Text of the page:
Keywords: reinforcement learning, language understanding, text-based games
Abstract: Text adventure games present unique challenges to reinforcement learning methods due to their combinatorially large action spaces and sparse rewards. The interplay of these two factors is particularly demanding because large action spaces require extensive exploration, while sparse rewards provide limited feedback. This work proposes to tackle the explore-vs-exploit dilemma using a multi-stage approach that explicitly disentangles these two strategies within each episode. Our algorithm, called eXploit-Then-eXplore (XTX), begins each episode using an exploitation policy that imitates a set of promising trajectories from the past, and then switches over to an exploration policy aimed at discovering novel actions that lead to unseen state spaces. This policy decomposition allows us to combine global decisions about which parts of the game space to return to with curiosity-based local exploration in that space, motivated by how a human may approach these games. Our method significantly outperforms prior approaches by 27% and 11% average normalized score over 12 games from the Jericho benchmark (Hausknecht et al., 2020) in both deterministic and stochastic settings, respectively. On the game of Zork1, in particular, XTX obtains a score of 103, more than a 2x improvement over prior methods, and pushes past several known bottlenecks in the game that have plagued previous state-of-the-art methods.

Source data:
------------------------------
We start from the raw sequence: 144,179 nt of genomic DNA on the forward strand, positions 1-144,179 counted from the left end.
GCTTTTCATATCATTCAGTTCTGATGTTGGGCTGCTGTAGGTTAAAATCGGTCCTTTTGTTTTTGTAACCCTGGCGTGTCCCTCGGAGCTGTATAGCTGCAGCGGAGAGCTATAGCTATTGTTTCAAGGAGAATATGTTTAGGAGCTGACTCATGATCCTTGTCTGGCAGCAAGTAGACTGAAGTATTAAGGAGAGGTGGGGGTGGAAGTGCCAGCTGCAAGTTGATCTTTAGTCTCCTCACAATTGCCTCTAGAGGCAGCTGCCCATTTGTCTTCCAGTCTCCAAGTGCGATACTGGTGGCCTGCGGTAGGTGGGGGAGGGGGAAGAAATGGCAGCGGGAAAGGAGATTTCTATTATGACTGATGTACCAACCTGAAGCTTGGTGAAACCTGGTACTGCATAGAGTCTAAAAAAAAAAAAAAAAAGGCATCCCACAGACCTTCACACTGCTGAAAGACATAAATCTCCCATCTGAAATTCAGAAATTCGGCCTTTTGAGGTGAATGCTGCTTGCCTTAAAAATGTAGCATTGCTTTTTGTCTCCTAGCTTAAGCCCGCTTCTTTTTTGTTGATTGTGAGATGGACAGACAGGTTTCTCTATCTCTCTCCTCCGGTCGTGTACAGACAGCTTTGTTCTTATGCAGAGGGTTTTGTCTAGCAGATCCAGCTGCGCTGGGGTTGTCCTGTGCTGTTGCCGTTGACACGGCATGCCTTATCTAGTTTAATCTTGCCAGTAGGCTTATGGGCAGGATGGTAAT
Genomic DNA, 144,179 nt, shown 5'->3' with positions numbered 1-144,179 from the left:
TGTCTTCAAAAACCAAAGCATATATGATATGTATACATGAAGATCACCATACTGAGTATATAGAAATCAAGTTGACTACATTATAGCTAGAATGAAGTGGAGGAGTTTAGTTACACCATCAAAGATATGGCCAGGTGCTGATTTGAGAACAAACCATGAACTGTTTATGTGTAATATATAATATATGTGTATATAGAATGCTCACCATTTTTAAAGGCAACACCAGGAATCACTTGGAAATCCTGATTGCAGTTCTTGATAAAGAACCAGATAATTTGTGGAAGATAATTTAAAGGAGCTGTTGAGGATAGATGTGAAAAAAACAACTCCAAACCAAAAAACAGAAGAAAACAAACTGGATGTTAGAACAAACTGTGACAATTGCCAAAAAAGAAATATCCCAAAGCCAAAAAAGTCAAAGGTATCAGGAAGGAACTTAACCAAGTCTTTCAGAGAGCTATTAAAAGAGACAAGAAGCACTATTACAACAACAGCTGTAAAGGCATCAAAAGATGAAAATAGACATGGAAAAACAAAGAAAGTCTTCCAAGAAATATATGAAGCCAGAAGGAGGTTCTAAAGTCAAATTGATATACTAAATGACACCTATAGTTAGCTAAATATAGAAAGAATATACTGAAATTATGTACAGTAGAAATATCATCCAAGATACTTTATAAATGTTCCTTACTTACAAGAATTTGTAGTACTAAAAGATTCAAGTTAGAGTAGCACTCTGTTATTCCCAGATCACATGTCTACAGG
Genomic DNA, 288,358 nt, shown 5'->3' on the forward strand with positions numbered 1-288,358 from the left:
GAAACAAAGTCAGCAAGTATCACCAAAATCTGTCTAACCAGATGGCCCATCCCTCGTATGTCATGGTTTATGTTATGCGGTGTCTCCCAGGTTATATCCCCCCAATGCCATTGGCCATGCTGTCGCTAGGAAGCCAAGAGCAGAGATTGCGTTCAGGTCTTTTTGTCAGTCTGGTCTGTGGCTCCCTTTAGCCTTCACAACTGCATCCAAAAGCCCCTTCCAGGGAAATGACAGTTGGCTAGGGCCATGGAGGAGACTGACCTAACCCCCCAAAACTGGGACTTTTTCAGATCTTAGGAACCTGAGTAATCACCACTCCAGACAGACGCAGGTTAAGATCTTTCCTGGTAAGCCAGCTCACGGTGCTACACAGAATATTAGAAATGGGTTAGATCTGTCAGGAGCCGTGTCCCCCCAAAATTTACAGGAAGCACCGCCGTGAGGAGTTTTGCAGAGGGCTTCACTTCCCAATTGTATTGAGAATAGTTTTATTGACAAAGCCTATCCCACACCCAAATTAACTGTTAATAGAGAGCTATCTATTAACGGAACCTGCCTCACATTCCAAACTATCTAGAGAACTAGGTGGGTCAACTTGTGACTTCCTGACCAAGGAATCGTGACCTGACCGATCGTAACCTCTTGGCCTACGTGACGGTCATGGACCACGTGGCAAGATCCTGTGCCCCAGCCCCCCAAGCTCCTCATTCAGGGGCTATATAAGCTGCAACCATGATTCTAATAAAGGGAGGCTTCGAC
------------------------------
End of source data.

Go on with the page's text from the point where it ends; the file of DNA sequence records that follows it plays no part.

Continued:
One-sentence Summary: We propose a multi-stage approach to playing text games that improves the score on Zork1 from around 40 to 103.
Supplementary Material: zip
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